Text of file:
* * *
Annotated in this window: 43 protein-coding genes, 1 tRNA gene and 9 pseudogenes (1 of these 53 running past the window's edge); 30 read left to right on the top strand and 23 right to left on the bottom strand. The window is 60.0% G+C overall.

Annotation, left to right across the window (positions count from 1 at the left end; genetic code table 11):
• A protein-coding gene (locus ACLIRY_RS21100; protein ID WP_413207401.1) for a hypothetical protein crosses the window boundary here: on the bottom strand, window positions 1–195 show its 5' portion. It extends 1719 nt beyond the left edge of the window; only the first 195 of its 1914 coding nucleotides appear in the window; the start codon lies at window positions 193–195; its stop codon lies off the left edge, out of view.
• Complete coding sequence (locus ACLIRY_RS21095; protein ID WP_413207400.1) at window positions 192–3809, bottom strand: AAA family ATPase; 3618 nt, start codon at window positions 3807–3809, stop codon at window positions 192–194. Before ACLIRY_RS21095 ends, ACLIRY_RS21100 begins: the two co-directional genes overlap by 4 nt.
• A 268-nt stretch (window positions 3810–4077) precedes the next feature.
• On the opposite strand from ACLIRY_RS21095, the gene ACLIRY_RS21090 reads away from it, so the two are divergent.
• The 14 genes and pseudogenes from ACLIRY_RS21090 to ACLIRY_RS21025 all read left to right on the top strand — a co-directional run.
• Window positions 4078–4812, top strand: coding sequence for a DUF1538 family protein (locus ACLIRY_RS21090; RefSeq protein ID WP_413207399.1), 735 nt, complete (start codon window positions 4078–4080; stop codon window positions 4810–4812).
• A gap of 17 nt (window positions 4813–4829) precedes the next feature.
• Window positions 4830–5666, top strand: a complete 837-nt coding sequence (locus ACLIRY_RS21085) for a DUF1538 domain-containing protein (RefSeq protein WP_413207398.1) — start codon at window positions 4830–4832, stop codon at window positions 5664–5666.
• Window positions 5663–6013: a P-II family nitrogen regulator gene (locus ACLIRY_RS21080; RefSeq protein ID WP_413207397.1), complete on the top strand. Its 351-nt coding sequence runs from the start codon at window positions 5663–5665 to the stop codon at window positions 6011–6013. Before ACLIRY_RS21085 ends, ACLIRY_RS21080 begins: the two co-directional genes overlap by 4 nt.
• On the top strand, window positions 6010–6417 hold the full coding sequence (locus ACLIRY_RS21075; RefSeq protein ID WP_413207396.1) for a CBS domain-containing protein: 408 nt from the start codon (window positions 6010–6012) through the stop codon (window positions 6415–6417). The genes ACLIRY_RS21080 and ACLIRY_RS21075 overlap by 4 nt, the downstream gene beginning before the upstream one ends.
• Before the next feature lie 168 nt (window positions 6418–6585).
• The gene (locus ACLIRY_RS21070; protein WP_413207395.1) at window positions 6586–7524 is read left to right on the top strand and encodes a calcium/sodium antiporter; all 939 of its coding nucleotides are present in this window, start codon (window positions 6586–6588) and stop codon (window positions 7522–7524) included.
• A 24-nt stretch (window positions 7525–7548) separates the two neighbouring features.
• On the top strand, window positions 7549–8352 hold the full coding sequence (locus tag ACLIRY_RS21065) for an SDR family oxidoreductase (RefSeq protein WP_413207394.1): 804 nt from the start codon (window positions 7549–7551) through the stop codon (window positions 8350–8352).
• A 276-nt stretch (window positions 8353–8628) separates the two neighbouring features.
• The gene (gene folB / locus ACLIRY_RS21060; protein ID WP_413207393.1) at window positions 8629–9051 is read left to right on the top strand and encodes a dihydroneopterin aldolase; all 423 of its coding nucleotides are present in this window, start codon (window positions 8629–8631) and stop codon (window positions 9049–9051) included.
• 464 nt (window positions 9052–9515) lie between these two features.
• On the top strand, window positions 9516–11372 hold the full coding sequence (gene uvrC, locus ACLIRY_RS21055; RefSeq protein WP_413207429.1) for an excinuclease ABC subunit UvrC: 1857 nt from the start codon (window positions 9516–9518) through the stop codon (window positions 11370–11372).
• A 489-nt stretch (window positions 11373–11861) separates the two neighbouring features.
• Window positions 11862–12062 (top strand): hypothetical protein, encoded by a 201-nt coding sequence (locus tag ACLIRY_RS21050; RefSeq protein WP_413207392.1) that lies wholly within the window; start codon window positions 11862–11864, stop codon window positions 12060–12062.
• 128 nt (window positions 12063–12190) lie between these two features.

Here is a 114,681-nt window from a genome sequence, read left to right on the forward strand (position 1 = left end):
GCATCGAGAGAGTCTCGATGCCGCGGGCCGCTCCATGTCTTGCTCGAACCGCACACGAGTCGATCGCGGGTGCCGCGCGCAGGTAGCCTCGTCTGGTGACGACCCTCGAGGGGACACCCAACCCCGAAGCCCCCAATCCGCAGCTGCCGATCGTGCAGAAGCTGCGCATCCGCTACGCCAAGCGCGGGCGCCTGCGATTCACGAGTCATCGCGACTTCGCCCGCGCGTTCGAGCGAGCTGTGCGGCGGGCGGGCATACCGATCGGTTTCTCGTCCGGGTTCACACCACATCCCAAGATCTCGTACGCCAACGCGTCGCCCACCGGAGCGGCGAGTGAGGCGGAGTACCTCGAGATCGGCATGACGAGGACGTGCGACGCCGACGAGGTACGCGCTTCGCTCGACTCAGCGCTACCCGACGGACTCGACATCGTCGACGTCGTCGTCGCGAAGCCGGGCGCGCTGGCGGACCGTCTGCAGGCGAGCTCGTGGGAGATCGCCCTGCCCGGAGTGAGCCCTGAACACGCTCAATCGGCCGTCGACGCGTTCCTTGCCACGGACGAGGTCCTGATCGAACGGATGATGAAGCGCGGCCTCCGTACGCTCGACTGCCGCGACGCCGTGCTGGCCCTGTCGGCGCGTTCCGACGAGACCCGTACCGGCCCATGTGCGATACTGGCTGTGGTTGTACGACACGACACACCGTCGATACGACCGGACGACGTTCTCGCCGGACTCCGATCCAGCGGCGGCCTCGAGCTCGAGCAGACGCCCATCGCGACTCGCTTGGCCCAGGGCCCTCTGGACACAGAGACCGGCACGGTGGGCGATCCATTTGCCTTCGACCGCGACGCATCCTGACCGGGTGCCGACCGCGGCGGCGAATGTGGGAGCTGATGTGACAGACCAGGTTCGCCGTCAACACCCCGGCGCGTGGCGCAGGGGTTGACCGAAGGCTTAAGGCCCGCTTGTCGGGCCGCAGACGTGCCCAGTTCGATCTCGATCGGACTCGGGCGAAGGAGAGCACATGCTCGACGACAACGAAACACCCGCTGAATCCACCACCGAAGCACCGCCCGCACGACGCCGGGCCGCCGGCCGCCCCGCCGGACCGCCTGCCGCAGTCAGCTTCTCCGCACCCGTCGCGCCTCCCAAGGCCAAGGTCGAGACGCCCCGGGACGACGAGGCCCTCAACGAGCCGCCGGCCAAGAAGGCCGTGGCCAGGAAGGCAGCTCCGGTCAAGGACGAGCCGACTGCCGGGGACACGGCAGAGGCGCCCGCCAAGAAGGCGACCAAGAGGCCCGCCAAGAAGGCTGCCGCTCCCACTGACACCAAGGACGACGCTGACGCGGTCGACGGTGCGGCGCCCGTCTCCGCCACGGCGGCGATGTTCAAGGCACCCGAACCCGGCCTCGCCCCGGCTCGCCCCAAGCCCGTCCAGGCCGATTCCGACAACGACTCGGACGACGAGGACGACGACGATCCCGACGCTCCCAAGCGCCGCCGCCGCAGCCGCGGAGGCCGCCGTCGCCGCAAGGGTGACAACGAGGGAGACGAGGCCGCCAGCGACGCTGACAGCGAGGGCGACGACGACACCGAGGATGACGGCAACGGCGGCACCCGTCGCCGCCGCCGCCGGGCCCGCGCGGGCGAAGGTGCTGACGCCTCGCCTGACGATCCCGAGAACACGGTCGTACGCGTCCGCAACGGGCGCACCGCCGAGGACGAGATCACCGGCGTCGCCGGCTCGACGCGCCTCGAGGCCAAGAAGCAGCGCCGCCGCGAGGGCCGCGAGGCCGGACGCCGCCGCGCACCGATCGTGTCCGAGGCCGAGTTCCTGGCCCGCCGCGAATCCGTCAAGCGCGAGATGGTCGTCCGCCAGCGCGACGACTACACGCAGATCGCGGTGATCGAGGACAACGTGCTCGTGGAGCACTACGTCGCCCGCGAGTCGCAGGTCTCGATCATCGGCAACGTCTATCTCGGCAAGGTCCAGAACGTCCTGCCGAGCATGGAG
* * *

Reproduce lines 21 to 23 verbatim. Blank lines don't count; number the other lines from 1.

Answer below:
• A 489-nt stretch (window positions 11373–11861) separates the two neighbouring features.
• Window positions 11862–12062 (top strand): hypothetical protein, encoded by a 201-nt coding sequence (locus tag ACLIRY_RS21050; RefSeq protein WP_413207392.1) that lies wholly within the window; start codon window positions 11862–11864, stop codon window positions 12060–12062.
• 128 nt (window positions 12063–12190) lie between these two features.